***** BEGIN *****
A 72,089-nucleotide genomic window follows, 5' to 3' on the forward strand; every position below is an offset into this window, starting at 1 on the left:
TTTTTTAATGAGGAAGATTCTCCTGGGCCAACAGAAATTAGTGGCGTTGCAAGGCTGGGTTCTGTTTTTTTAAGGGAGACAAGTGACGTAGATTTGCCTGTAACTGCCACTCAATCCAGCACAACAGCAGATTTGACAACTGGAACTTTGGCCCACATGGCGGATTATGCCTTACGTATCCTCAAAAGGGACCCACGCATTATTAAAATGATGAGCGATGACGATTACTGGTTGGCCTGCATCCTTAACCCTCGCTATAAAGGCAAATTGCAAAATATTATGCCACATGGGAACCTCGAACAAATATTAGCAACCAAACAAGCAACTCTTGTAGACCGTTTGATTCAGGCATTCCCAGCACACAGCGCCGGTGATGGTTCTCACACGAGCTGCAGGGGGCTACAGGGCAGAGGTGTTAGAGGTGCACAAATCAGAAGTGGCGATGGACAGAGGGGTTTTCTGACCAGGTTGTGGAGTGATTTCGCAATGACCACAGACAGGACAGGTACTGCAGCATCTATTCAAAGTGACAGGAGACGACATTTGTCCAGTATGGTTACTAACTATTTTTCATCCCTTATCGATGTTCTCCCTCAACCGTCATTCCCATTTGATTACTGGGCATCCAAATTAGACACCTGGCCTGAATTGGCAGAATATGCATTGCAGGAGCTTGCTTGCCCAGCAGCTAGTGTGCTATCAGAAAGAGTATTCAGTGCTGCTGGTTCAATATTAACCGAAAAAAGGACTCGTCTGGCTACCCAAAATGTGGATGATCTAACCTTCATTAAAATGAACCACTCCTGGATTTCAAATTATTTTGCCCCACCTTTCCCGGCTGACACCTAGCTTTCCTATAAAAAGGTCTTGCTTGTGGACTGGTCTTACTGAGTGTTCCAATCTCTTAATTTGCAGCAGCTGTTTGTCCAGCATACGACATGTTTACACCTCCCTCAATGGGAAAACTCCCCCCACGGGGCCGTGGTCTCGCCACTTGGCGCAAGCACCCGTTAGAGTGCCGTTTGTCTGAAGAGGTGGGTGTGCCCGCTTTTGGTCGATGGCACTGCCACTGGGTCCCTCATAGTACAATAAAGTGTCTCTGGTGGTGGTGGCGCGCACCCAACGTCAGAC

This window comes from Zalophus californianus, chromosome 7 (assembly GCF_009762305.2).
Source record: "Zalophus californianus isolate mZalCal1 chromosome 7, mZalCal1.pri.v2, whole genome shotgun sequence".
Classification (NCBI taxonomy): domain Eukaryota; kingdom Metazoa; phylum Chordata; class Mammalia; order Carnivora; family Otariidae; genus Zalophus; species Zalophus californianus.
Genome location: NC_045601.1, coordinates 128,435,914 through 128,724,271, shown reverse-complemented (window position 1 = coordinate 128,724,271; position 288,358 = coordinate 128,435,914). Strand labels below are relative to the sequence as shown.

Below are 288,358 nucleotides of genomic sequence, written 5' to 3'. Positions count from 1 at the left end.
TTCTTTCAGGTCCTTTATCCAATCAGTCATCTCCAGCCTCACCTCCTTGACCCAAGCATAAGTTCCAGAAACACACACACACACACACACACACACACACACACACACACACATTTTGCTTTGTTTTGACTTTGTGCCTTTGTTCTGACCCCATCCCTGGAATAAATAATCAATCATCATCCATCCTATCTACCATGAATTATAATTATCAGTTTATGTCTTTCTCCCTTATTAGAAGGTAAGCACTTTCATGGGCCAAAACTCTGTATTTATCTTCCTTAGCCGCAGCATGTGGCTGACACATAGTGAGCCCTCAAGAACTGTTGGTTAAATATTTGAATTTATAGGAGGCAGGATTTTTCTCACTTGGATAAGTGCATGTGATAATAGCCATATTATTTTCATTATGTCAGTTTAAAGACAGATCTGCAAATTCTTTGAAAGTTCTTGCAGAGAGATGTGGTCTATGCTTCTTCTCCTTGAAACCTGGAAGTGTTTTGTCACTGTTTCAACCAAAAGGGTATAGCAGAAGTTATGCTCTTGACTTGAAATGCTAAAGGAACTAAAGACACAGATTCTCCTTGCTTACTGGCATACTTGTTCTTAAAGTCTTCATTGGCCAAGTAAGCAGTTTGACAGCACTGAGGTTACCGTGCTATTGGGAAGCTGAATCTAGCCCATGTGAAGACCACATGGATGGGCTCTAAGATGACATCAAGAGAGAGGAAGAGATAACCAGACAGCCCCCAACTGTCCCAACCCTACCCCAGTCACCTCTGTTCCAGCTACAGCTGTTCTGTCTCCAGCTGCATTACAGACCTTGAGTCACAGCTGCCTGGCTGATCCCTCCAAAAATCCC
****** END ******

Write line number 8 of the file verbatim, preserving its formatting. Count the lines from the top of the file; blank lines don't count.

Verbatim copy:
TTCTTTCAGGTCCTTTATCCAATCAGTCATCTCCAGCCTCACCTCCTTGACCCAAGCATAAGTTCCAGAAACACACACACACACACACACACACACACACACACACACACACATTTTGCTTTGTTTTGACTTTGTGCCTTTGTTCTGACCCCATCCCTGGAATAAATAATCAATCATCATCCATCCTATCTACCATGAATTATAATTATCAGTTTATGTCTTTCTCCCTTATTAGAAGGTAAGCACTTTCATGGGCCAAAACTCTGTATTTATCTTCCTTAGCCGCAGCATGTGGCTGACACATAGTGAGCCCTCAAGAACTGTTGGTTAAATATTTGAATTTATAGGAGGCAGGATTTTTCTCACTTGGATAAGTGCATGTGATAATAGCCATATTATTTTCATTATGTCAGTTTAAAGACAGATCTGCAAATTCTTTGAAAGTTCTTGCAGAGAGATGTGGTCTATGCTTCTTCTCCTTGAAACCTGGAAGTGTTTTGTCACTGTTTCAACCAAAAGGGTATAGCAGAAGTTATGCTCTTGACTTGAAATGCTAAAGGAACTAAAGACACAGATTCTCCTTGCTTACTGGCATACTTGTTCTTAAAGTCTTCATTGGCCAAGTAAGCAGTTTGACAGCACTGAGGTTACCGTGCTATTGGGAAGCTGAATCTAGCCCATGTGAAGACCACATGGATGGGCTCTAAGATGACATCAAGAGAGAGGAAGAGATAACCAGACAGCCCCCAACTGTCCCAACCCTACCCCAGTCACCTCTGTTCCAGCTACAGCTGTTCTGTCTCCAGCTGCATTACAGACCTTGAGTCACAGCTGCCTGGCTGATCCCTCCAAAAATCCC